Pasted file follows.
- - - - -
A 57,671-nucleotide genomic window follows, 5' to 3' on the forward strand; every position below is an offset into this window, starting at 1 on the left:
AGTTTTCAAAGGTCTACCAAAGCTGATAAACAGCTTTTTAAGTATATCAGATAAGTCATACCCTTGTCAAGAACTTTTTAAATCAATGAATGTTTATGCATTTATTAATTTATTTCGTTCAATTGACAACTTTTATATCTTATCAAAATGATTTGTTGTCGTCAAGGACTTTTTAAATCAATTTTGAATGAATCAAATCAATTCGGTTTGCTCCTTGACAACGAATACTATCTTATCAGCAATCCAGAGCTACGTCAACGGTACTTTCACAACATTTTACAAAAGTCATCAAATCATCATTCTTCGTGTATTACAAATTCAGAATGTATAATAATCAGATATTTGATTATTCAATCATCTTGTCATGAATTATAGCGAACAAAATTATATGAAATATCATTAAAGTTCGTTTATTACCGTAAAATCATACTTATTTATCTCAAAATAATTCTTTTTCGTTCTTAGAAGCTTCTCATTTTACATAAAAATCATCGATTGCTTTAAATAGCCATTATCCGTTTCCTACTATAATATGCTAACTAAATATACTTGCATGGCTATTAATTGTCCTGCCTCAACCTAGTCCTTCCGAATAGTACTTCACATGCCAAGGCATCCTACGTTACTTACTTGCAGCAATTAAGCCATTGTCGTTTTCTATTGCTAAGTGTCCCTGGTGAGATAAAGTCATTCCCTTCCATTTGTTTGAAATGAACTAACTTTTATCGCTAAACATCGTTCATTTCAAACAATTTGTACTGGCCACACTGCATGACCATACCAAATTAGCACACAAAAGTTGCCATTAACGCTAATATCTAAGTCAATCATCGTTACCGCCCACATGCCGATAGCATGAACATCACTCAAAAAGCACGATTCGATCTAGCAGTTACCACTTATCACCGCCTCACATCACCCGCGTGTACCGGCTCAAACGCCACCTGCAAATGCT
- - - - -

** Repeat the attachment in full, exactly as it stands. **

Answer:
A 57,671-nucleotide genomic window follows, 5' to 3' on the forward strand; every position below is an offset into this window, starting at 1 on the left:
AGTTTTCAAAGGTCTACCAAAGCTGATAAACAGCTTTTTAAGTATATCAGATAAGTCATACCCTTGTCAAGAACTTTTTAAATCAATGAATGTTTATGCATTTATTAATTTATTTCGTTCAATTGACAACTTTTATATCTTATCAAAATGATTTGTTGTCGTCAAGGACTTTTTAAATCAATTTTGAATGAATCAAATCAATTCGGTTTGCTCCTTGACAACGAATACTATCTTATCAGCAATCCAGAGCTACGTCAACGGTACTTTCACAACATTTTACAAAAGTCATCAAATCATCATTCTTCGTGTATTACAAATTCAGAATGTATAATAATCAGATATTTGATTATTCAATCATCTTGTCATGAATTATAGCGAACAAAATTATATGAAATATCATTAAAGTTCGTTTATTACCGTAAAATCATACTTATTTATCTCAAAATAATTCTTTTTCGTTCTTAGAAGCTTCTCATTTTACATAAAAATCATCGATTGCTTTAAATAGCCATTATCCGTTTCCTACTATAATATGCTAACTAAATATACTTGCATGGCTATTAATTGTCCTGCCTCAACCTAGTCCTTCCGAATAGTACTTCACATGCCAAGGCATCCTACGTTACTTACTTGCAGCAATTAAGCCATTGTCGTTTTCTATTGCTAAGTGTCCCTGGTGAGATAAAGTCATTCCCTTCCATTTGTTTGAAATGAACTAACTTTTATCGCTAAACATCGTTCATTTCAAACAATTTGTACTGGCCACACTGCATGACCATACCAAATTAGCACACAAAAGTTGCCATTAACGCTAATATCTAAGTCAATCATCGTTACCGCCCACATGCCGATAGCATGAACATCACTCAAAAAGCACGATTCGATCTAGCAGTTACCACTTATCACCGCCTCACATCACCCGCGTGTACCGGCTCAAACGCCACCTGCAAATGCT